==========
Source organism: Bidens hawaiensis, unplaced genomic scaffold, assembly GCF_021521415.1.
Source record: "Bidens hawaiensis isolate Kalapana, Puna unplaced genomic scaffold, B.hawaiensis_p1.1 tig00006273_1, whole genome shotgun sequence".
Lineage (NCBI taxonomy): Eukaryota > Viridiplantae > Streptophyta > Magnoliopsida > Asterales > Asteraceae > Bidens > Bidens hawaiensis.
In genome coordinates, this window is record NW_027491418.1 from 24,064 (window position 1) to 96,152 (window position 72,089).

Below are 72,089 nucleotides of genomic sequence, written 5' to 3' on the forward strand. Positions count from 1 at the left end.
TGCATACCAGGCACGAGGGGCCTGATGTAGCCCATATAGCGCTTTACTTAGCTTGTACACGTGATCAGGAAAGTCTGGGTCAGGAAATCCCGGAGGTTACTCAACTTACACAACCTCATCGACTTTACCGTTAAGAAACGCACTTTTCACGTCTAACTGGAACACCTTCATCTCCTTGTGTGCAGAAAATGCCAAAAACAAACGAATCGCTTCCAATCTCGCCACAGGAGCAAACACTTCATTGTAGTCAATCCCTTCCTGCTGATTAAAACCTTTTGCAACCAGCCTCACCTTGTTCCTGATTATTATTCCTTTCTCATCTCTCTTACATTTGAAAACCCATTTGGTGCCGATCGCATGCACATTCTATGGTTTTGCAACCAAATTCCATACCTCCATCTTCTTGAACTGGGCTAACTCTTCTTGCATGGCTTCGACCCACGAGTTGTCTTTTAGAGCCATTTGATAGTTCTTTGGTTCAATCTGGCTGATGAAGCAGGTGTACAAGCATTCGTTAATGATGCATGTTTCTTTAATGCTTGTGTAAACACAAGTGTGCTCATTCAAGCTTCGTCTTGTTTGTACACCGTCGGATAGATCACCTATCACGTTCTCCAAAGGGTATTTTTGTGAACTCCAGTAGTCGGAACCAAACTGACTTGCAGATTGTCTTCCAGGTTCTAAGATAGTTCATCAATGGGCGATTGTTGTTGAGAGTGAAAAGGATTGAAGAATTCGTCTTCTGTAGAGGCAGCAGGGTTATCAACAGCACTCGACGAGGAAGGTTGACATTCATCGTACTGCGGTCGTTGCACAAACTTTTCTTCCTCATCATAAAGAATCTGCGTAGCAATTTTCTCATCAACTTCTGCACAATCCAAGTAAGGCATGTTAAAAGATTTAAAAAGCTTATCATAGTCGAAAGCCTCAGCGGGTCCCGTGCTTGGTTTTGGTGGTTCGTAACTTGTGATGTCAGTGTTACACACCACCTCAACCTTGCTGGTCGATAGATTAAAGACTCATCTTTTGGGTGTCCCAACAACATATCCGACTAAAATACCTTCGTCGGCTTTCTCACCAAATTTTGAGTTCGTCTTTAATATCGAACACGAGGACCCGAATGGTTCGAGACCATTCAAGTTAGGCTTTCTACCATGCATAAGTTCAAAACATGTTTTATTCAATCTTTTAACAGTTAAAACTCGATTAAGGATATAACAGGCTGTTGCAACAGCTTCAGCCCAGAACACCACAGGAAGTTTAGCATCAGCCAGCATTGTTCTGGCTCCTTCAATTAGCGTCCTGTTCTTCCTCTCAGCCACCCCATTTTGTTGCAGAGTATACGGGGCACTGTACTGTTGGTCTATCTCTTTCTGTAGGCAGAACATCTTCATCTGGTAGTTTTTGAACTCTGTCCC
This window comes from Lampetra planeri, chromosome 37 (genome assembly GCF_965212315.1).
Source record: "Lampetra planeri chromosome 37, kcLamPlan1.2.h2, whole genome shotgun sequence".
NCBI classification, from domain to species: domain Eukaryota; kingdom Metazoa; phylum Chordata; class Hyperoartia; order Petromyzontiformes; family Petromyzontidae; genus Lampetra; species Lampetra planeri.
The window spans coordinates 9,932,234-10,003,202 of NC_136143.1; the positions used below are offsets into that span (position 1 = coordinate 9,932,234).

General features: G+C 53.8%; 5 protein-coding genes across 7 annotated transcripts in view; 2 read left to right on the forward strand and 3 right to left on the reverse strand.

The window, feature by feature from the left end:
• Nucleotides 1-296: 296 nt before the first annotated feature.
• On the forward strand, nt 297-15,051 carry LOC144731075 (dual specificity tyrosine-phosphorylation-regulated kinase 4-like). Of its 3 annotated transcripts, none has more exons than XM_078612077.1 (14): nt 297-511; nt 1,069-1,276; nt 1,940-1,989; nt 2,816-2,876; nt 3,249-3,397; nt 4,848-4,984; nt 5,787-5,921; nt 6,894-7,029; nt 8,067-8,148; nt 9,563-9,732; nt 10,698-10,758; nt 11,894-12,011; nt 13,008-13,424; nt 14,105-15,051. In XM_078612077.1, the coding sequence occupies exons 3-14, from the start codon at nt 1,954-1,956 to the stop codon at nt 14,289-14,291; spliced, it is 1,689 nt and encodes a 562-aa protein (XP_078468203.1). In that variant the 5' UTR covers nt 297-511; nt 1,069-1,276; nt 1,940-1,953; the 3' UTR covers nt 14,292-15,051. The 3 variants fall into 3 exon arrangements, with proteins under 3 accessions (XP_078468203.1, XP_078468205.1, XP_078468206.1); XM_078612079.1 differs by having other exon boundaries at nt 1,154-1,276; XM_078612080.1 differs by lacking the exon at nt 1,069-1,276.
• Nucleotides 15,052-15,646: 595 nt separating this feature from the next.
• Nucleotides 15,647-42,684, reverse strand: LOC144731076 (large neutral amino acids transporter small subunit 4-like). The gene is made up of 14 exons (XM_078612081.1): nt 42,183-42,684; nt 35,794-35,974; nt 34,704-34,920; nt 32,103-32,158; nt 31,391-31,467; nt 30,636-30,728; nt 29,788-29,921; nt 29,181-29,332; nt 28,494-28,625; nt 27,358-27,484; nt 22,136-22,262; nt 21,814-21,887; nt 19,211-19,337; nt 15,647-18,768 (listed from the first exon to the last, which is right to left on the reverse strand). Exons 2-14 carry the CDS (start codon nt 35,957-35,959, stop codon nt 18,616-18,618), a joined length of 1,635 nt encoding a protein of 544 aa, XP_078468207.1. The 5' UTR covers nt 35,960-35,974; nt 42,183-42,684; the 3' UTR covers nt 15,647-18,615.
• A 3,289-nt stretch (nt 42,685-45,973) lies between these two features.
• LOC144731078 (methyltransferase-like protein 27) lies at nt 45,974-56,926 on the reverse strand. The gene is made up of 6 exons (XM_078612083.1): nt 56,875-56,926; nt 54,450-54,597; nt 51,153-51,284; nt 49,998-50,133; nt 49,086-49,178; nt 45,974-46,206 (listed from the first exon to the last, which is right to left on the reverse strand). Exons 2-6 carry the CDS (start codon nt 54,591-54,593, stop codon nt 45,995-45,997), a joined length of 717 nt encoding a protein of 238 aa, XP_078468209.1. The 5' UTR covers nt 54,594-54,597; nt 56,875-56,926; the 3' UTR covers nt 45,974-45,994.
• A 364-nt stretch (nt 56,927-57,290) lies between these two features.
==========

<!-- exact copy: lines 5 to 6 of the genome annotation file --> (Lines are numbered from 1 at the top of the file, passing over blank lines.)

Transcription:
Below are 72,089 nucleotides of genomic sequence, written 5' to 3' on the forward strand. Positions count from 1 at the left end.
TGCATACCAGGCACGAGGGGCCTGATGTAGCCCATATAGCGCTTTACTTAGCTTGTACACGTGATCAGGAAAGTCTGGGTCAGGAAATCCCGGAGGTTACTCAACTTACACAACCTCATCGACTTTACCGTTAAGAAACGCACTTTTCACGTCTAACTGGAACACCTTCATCTCCTTGTGTGCAGAAAATGCCAAAAACAAACGAATCGCTTCCAATCTCGCCACAGGAGCAAACACTTCATTGTAGTCAATCCCTTCCTGCTGATTAAAACCTTTTGCAACCAGCCTCACCTTGTTCCTGATTATTATTCCTTTCTCATCTCTCTTACATTTGAAAACCCATTTGGTGCCGATCGCATGCACATTCTATGGTTTTGCAACCAAATTCCATACCTCCATCTTCTTGAACTGGGCTAACTCTTCTTGCATGGCTTCGACCCACGAGTTGTCTTTTAGAGCCATTTGATAGTTCTTTGGTTCAATCTGGCTGATGAAGCAGGTGTACAAGCATTCGTTAATGATGCATGTTTCTTTAATGCTTGTGTAAACACAAGTGTGCTCATTCAAGCTTCGTCTTGTTTGTACACCGTCGGATAGATCACCTATCACGTTCTCCAAAGGGTATTTTTGTGAACTCCAGTAGTCGGAACCAAACTGACTTGCAGATTGTCTTCCAGGTTCTAAGATAGTTCATCAATGGGCGATTGTTGTTGAGAGTGAAAAGGATTGAAGAATTCGTCTTCTGTAGAGGCAGCAGGGTTATCAACAGCACTCGACGAGGAAGGTTGACATTCATCGTACTGCGGTCGTTGCACAAACTTTTCTTCCTCATCATAAAGAATCTGCGTAGCAATTTTCTCATCAACTTCTGCACAATCCAAGTAAGGCATGTTAAAAGATTTAAAAAGCTTATCATAGTCGAAAGCCTCAGCGGGTCCCGTGCTTGGTTTTGGTGGTTCGTAACTTGTGATGTCAGTGTTACACACCACCTCAACCTTGCTGGTCGATAGATTAAAGACTCATCTTTTGGGTGTCCCAACAACATATCCGACTAAAATACCTTCGTCGGCTTTCTCACCAAATTTTGAGTTCGTCTTTAATATCGAACACGAGGACCCGAATGGTTCGAGACCATTCAAGTTAGGCTTTCTACCATGCATAAGTTCAAAACATGTTTTATTCAATCTTTTAACAGTTAAAACTCGATTAAGGATATAACAGGCTGTTGCAACAGCTTCAGCCCAGAACACCACAGGAAGTTTAGCATCAGCCAGCATTGTTCTGGCTCCTTCAATTAGCGTCCTGTTCTTCCTCTCAGCCACCCCATTTTGTTGCAGAGTATACGGGGCACTGTACTGTTGGTCTATCTCTTTCTGTAGGCAGAACATCTTCATCTGGTAGTTTTTGAACTCTGTCCC